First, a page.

Rogero Proposes Boosting Grants to Help At-Risk Youth

In The Daily Dumpster Blog by S. Heather Duncanleave a COMMENT

Mayor Madeline Rogero proposed a list of “youth investments” as part of the 2016-17 budget she unveiled Wednesday. These are grants to non-profit organizations that serve the “at-risk” young black men that her Save Our Sons initiative aims to steer away from violence. More than half these agencies are being funded by the city for the first time. The list doesn’t include on-going investments in youth, such as Parks and Recreation sports and after-school programs.

100 Black Men of Greater Knoxville: $10,000 (compared to receiving $0 this budget year)

A1 Learning Connections: $2,500 ($0 this year)

Big Brothers Big Sisters of East Tennessee: $2,500 ($0 this year)

C.O.N.N.E.C.T. Ministries: $20,000 ($10,000 this year)

CASA of East Tennessee: $1,500 ($1,000 this year)

Emerald Youth Foundation: $5,000 ($2,500 this year)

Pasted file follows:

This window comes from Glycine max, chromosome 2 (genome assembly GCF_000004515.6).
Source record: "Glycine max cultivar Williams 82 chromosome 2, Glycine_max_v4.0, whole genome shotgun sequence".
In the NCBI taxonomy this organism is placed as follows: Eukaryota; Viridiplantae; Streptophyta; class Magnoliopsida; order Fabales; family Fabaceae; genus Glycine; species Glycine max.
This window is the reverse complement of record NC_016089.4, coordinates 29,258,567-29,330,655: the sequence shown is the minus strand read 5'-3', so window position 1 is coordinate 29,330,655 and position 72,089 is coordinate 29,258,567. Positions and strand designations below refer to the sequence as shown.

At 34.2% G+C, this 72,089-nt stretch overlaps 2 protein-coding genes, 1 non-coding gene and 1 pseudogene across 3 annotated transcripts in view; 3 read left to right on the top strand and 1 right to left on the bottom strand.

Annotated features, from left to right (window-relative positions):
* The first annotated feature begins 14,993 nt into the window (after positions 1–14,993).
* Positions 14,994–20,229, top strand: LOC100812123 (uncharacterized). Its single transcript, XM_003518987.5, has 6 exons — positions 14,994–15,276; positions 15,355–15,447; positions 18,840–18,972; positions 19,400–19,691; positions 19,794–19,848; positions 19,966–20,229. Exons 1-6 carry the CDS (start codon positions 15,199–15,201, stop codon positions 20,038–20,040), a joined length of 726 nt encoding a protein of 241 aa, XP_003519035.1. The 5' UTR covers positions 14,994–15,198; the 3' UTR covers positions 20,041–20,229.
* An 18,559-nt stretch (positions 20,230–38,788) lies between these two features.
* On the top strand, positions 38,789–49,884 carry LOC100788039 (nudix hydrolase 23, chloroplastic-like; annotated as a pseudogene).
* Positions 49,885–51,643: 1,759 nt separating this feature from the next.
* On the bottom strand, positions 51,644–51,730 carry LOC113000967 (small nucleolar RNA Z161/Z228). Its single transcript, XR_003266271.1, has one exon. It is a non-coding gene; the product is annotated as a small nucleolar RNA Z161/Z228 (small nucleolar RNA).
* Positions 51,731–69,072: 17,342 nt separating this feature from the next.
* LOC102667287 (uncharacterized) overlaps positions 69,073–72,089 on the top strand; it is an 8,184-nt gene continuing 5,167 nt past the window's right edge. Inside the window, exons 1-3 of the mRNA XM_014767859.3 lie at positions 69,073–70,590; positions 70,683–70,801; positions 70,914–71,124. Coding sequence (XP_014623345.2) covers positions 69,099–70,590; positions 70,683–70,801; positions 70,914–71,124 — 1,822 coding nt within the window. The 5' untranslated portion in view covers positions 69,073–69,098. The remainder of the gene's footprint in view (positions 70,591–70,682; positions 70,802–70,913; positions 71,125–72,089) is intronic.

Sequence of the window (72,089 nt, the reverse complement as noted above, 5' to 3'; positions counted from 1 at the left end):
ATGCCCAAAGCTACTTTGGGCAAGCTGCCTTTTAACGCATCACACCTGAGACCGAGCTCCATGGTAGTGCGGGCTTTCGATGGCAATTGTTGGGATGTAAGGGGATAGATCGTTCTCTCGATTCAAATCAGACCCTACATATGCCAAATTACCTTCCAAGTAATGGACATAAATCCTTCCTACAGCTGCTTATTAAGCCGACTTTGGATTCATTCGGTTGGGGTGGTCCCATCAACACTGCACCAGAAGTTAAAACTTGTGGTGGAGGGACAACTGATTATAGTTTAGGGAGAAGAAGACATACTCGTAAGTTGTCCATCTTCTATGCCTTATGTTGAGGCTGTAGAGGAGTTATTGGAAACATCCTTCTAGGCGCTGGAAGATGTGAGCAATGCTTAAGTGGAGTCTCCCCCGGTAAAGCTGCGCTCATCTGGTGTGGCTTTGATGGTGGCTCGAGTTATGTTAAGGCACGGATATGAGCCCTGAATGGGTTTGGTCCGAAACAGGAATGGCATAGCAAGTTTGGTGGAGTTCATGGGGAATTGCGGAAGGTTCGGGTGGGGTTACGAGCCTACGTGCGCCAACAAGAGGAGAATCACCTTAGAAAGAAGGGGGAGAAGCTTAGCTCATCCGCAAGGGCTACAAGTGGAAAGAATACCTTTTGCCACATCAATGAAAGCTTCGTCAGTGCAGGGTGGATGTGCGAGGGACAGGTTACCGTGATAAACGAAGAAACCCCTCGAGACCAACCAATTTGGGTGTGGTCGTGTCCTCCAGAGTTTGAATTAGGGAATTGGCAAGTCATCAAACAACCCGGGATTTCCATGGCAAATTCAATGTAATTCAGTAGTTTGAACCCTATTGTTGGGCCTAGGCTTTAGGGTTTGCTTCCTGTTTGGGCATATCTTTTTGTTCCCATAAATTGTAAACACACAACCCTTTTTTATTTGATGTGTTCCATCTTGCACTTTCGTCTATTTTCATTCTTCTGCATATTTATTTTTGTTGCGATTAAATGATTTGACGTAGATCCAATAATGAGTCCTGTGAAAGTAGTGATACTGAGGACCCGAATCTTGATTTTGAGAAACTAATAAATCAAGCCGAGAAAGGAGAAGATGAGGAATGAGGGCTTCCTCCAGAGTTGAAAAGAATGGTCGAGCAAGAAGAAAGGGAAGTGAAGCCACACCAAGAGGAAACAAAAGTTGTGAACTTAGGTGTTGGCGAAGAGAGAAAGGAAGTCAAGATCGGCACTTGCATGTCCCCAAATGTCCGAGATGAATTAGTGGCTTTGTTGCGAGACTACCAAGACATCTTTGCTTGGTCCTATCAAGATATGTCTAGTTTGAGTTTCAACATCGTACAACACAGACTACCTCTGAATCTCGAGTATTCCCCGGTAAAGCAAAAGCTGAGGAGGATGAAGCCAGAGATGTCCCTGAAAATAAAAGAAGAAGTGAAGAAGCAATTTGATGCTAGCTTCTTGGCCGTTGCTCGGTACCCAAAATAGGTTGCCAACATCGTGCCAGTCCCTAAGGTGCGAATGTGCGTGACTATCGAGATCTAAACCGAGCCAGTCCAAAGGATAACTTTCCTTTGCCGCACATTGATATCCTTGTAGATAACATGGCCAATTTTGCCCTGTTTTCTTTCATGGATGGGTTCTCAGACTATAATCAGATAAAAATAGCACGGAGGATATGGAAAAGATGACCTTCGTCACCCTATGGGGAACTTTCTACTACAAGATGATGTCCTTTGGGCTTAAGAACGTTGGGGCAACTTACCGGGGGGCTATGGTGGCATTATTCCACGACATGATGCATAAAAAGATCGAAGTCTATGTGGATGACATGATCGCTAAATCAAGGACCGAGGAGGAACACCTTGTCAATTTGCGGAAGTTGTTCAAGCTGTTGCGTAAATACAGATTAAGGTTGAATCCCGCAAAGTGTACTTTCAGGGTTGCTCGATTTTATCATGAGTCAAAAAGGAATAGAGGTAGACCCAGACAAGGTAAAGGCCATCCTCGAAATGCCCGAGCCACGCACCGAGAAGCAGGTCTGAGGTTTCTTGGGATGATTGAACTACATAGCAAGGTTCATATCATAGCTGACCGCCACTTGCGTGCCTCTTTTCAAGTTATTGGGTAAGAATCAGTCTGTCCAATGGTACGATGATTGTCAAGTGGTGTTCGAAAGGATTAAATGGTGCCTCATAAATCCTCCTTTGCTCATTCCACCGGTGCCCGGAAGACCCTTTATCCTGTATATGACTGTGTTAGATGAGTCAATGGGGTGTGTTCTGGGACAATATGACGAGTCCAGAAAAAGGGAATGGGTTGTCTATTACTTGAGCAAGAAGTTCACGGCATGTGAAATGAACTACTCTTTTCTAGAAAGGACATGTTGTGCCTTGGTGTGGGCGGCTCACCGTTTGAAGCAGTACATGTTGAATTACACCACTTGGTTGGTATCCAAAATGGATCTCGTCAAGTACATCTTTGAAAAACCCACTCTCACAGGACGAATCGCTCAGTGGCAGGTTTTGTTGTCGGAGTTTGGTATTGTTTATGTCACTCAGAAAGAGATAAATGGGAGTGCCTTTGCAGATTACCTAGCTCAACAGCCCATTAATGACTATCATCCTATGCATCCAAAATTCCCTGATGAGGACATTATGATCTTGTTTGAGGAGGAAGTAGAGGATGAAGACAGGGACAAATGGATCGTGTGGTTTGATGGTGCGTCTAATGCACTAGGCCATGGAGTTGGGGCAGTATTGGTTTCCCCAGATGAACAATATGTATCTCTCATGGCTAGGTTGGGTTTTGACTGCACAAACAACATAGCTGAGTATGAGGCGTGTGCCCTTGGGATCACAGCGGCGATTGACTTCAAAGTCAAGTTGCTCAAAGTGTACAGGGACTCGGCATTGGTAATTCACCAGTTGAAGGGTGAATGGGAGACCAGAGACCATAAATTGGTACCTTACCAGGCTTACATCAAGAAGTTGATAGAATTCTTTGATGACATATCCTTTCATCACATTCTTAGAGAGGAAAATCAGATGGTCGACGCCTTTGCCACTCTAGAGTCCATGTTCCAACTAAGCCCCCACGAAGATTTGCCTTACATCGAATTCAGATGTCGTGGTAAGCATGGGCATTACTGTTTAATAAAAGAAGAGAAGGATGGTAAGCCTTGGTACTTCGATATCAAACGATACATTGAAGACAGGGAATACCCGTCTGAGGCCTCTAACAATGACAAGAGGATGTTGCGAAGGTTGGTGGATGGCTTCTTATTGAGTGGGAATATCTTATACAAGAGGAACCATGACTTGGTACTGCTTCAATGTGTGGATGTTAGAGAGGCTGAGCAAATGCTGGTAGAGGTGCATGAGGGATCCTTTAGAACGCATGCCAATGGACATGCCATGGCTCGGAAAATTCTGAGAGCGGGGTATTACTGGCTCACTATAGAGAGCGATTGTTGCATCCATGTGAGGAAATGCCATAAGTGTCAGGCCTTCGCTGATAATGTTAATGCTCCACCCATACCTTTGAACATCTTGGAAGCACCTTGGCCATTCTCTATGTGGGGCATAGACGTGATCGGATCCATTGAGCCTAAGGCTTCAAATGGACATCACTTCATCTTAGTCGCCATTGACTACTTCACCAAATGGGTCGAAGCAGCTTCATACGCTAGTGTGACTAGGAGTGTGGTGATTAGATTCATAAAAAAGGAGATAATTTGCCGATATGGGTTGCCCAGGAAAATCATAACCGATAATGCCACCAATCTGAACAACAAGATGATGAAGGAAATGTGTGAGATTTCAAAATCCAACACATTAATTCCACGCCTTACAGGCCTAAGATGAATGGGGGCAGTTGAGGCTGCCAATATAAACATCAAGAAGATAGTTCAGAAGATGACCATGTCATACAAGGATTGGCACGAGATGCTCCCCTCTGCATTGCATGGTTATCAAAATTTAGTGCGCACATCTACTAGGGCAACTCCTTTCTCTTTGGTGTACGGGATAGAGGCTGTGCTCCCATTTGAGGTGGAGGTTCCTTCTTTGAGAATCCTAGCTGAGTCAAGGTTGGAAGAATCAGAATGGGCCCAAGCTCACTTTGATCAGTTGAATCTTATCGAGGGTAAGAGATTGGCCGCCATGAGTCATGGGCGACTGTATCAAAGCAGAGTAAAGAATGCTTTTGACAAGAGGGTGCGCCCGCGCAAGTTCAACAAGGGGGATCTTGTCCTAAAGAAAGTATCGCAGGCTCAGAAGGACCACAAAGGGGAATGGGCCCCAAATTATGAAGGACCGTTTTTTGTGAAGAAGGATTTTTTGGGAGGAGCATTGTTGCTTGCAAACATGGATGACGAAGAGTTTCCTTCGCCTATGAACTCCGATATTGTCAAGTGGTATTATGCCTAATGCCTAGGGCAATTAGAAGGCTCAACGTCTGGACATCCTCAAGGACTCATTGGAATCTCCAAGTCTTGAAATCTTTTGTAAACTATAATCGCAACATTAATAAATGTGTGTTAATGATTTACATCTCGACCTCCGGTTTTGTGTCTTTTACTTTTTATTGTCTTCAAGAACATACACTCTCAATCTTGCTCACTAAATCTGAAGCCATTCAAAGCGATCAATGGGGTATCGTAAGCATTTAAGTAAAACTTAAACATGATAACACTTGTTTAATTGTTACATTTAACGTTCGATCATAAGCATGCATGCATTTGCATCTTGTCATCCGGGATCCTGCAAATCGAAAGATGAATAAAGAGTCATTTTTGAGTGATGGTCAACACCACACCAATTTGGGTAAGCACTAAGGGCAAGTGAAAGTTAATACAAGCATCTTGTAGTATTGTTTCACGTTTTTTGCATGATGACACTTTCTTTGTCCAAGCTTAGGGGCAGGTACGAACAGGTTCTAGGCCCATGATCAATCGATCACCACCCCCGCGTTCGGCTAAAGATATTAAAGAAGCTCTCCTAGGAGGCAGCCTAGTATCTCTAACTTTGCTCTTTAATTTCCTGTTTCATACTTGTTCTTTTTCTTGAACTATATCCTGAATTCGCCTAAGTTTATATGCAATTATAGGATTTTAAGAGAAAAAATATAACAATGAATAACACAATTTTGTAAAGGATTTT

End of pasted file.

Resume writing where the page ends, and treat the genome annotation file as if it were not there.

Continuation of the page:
Girl Talk Inc.: $10,000 ($0 this year)

Girls on the Run: $3,000 ($0 this year)

Knox Leadership Foundation (Amachi): $10,000 ($0 this year)

Lighthouse at Austin Homes: $1,000 (same as this year)

PTA Clothing Center: $2,000 ($0 this year)

Second Harvest Food Bank: $10,000 ($8,000 this year)

SEEED: $20,000 ($0 this year)

Shora Foundation: $2,500 ($0 this year)

UUNIK Academy: $6,000 ($2,000 this year)

Wesley House Community Center: $10,000 ($0 this year)

YWCA: $15,000 ($5,000 this year)

Change Center: $250,000 ($0 this year)

Total: $381,000 ($129,000 this year)

Plus Youth Arts Organizations:

Community School of the Arts: $3,000 ($0 this year)

Joy of Music School: $19,000 (same)

Knoxville Children’s Theater: $2,500 ($0 this year)

The Muse: $15,000 (same)

Featured photo: Emerald Youth partnered with the city to run the refurbished pool at the E.V. Davidson Recreation Center, where all kids in Emerald Youth after-school programs learn to swim.  Photo by Shawn Poynter


S. Heather Duncan has won numerous awards for her feature writing and coverage of the environment, government, education, business and local history during her 15-year reporting career. Originally from Western North Carolina, Heather has worked for Radio Free Europe, the Institute for War and Peace Reporting in London, and several daily newspapers. Heather spent almost a dozen years at The Telegraph in Macon, Ga., where she spent most of her time covering the environment or writing project-investigations that provoked changes such as new laws related to day care and the protection of environmentally-sensitive lands. You can reach Heather at

Share this Post